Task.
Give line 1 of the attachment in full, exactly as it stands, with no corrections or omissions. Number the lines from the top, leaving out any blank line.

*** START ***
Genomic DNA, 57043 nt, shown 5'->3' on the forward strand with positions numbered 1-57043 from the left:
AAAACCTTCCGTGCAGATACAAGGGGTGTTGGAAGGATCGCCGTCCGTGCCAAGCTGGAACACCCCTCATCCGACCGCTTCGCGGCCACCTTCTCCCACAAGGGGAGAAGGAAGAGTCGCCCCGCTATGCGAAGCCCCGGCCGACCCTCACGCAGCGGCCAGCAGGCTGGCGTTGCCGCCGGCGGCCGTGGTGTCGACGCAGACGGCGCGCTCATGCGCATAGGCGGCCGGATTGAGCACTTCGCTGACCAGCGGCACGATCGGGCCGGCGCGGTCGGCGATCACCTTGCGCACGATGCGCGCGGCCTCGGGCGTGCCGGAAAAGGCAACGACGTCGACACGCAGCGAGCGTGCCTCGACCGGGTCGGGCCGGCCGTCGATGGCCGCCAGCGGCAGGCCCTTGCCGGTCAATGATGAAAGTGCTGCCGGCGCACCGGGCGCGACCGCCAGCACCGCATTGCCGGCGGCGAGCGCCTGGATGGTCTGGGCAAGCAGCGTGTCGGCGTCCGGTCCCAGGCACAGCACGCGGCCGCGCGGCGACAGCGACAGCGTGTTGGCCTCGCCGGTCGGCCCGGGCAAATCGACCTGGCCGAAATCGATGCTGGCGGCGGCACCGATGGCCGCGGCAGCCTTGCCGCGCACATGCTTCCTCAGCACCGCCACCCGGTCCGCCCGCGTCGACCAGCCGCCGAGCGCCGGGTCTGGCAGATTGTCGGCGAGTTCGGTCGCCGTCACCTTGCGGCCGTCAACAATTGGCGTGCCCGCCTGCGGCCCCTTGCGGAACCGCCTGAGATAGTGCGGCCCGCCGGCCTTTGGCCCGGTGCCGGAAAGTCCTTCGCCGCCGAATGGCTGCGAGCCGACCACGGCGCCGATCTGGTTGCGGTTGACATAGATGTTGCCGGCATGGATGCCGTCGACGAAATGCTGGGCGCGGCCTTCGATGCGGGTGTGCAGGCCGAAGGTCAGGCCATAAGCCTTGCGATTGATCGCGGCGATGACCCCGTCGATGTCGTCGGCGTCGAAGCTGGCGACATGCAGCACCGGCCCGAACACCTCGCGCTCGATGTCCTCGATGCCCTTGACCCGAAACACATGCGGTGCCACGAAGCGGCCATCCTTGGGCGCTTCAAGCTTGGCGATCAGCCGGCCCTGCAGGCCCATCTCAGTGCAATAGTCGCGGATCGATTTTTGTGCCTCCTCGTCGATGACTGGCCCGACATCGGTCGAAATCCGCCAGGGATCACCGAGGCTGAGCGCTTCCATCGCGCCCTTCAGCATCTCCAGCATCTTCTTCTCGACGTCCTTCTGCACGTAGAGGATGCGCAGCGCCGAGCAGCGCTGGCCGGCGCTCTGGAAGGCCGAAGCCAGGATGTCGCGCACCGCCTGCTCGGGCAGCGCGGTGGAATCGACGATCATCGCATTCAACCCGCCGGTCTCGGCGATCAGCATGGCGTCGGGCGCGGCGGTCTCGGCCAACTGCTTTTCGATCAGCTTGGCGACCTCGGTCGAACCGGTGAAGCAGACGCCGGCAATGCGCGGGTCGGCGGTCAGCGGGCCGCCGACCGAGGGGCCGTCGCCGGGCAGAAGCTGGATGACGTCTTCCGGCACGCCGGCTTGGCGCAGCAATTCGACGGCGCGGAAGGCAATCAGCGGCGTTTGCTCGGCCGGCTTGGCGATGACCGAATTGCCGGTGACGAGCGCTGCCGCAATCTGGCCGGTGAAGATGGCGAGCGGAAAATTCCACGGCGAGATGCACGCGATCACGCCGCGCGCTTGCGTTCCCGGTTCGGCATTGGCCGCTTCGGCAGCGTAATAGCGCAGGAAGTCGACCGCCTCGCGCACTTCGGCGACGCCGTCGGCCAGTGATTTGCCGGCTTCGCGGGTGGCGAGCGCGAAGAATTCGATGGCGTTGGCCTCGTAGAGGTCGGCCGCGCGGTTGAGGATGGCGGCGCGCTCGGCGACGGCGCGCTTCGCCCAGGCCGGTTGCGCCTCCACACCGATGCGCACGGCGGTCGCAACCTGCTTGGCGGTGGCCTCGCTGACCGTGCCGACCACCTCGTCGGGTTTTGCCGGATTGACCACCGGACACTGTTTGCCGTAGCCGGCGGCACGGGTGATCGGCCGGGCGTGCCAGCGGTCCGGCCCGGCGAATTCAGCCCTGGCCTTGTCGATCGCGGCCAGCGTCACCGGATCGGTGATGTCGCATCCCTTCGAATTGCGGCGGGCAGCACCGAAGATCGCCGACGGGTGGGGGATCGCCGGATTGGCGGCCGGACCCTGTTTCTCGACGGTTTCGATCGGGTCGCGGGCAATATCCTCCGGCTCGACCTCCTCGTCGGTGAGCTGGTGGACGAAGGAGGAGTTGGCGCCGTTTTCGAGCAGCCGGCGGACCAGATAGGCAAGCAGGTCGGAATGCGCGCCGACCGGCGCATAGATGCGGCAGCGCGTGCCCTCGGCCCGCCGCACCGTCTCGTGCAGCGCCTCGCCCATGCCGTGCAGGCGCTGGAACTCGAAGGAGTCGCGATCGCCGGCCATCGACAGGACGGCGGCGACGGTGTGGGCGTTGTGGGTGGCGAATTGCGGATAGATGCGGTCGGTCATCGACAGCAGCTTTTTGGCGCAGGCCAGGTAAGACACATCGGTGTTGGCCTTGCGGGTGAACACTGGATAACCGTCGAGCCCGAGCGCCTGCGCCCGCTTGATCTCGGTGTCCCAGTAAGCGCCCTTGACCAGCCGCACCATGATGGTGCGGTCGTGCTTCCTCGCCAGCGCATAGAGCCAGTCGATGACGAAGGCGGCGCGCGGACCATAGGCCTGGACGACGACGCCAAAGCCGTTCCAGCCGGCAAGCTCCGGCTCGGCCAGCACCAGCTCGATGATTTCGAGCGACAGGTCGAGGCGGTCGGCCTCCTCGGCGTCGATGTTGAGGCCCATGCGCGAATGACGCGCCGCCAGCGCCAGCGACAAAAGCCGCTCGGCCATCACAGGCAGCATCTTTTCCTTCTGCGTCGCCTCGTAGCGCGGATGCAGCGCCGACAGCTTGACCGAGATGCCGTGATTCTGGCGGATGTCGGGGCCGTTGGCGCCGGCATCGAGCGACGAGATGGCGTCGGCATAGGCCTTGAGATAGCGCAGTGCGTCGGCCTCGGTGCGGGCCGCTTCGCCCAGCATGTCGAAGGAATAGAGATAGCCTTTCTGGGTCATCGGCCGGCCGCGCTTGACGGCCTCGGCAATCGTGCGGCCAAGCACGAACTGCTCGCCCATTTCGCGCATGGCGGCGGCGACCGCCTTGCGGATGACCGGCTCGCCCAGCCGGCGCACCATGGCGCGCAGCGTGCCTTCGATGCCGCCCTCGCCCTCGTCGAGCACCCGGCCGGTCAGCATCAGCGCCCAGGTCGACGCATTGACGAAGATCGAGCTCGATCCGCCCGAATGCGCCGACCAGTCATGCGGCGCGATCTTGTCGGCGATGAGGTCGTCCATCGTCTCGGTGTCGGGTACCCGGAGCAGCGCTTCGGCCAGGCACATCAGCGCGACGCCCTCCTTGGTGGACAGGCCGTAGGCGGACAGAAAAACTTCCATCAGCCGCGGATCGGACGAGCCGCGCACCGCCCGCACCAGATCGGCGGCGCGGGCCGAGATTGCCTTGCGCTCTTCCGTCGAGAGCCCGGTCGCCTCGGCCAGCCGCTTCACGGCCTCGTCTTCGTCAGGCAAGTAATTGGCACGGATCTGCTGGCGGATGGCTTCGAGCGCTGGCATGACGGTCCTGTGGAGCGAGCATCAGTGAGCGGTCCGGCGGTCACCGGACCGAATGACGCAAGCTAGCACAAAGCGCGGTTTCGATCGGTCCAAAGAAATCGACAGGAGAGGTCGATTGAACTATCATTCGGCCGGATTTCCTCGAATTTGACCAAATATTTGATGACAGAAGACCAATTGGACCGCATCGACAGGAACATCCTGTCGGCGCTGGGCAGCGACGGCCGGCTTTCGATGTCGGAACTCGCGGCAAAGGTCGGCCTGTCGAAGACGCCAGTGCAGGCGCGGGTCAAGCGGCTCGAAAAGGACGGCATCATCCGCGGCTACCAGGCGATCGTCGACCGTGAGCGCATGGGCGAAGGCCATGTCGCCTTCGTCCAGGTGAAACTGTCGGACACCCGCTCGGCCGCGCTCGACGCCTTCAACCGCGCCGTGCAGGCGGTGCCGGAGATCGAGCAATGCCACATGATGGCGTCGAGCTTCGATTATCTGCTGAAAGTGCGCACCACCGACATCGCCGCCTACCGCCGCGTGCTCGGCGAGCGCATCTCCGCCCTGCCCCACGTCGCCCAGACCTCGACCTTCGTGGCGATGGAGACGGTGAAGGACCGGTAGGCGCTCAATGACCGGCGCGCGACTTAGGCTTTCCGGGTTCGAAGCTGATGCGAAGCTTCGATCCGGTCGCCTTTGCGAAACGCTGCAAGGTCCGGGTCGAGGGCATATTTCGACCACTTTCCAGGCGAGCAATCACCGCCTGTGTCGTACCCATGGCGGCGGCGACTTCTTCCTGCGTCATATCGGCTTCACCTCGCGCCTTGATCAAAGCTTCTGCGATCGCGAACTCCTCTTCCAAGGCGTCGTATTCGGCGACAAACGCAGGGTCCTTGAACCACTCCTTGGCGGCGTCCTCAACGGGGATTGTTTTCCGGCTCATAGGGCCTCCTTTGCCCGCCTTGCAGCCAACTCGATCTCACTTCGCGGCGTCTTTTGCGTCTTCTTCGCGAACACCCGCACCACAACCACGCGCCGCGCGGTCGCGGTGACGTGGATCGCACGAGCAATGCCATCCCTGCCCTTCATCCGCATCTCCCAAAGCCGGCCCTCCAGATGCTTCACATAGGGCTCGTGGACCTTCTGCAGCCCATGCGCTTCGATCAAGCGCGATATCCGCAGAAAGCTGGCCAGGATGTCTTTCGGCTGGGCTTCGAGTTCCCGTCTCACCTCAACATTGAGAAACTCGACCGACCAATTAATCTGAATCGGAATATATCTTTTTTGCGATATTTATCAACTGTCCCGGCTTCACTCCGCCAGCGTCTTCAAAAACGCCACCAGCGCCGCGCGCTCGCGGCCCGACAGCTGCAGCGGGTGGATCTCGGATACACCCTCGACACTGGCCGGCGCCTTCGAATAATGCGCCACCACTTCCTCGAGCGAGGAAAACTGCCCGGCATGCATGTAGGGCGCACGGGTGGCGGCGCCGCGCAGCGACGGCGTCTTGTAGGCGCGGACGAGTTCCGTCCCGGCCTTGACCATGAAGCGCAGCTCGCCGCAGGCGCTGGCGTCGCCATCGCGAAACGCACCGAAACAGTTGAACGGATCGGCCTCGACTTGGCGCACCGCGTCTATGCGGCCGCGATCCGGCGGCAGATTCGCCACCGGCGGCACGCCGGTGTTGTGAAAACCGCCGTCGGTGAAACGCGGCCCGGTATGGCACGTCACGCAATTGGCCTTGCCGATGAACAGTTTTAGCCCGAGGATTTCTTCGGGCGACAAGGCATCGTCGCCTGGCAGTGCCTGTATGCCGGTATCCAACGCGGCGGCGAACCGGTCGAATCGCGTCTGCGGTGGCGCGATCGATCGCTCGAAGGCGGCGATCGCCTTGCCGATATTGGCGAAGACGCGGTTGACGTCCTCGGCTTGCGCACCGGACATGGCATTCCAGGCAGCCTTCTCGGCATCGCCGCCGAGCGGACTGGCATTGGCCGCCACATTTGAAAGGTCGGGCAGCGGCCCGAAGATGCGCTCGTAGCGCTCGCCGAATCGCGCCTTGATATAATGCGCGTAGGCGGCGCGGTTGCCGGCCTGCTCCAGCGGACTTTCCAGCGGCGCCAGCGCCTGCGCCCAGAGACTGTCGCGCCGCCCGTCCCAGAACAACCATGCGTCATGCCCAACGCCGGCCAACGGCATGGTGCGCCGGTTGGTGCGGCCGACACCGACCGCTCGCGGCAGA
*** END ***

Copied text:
Genomic DNA, 57043 nt, shown 5'->3' on the forward strand with positions numbered 1-57043 from the left: